# Complex analysis Laurent series evaluated on unit circle

Let $f(z)$ be a function analytic on an annulus that includes the unit circle $z=e^{i\theta}$. By taking that circle as the path of integration for the coefficients in the Laurent series, show that $$f(z)=\frac{1}{2\pi}\int_{-\pi}^{\pi}f(e^{i\theta})d\theta+\frac{1}{2\pi}\sum_{n=1}^{\infty}\int_{-\pi}^{\pi}f(e^{i\theta})\left[\left(\frac{z}{e^{i\theta}}\right)^{n}+\left(\frac{e^{i\theta}}{z}\right)^{n}\right] d\theta$$

Attempt: By using the expressions for the coefficeints of the Laurent series, I have made it to $$f(z)=\sum_{n=1}^{\infty}\frac{1}{2\pi}\int_{-\pi}^{\pi}\frac{f(e^{i\theta})}{e^{in\theta}}d\theta \cdot z^{n}+\sum_{n=1}^{\infty}\int_{-\pi}^{\pi}f(e^{i\theta})e^{in\theta}d\theta\cdot z^{-n}$$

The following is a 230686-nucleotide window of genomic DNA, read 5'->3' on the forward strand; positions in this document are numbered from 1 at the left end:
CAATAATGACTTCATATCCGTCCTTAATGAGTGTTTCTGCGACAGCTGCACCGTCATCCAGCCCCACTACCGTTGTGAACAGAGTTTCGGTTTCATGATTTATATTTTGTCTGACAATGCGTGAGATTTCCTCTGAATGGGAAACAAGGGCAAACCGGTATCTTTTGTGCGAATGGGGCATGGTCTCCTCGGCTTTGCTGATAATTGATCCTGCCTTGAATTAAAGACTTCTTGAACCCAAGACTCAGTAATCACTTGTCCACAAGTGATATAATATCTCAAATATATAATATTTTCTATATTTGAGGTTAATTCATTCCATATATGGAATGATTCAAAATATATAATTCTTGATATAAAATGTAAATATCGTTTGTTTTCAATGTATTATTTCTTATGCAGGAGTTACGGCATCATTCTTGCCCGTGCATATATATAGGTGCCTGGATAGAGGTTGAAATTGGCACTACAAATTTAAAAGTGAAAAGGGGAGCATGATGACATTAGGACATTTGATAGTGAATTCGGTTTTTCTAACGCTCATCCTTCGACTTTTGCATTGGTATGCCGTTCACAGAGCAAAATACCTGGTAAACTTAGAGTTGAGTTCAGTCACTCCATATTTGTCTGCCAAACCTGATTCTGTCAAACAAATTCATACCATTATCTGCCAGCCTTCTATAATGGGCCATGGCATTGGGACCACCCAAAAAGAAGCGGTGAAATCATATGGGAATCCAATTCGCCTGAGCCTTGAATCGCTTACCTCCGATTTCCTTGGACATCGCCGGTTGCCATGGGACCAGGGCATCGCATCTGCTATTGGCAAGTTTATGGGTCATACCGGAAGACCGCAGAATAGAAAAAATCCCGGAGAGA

Any thoughts on how to continue would be very much appreciated.

• For explicit multiplication, use $\cdot$ (\cdot) instead of *, which denotes a convolution, or omit the $\cdot$ if not really necessary Jul 16, 2013 at 8:47

First of all, you forgot the $n=0$ term, which yields the first summand.
$$\frac{z^n}{e^{in\theta}}=\left(\frac z{e^{i\theta}}\right)^n,$$
and similar for your second one. Collect the two sums, add the forgotten $n=0$ term, and you're done.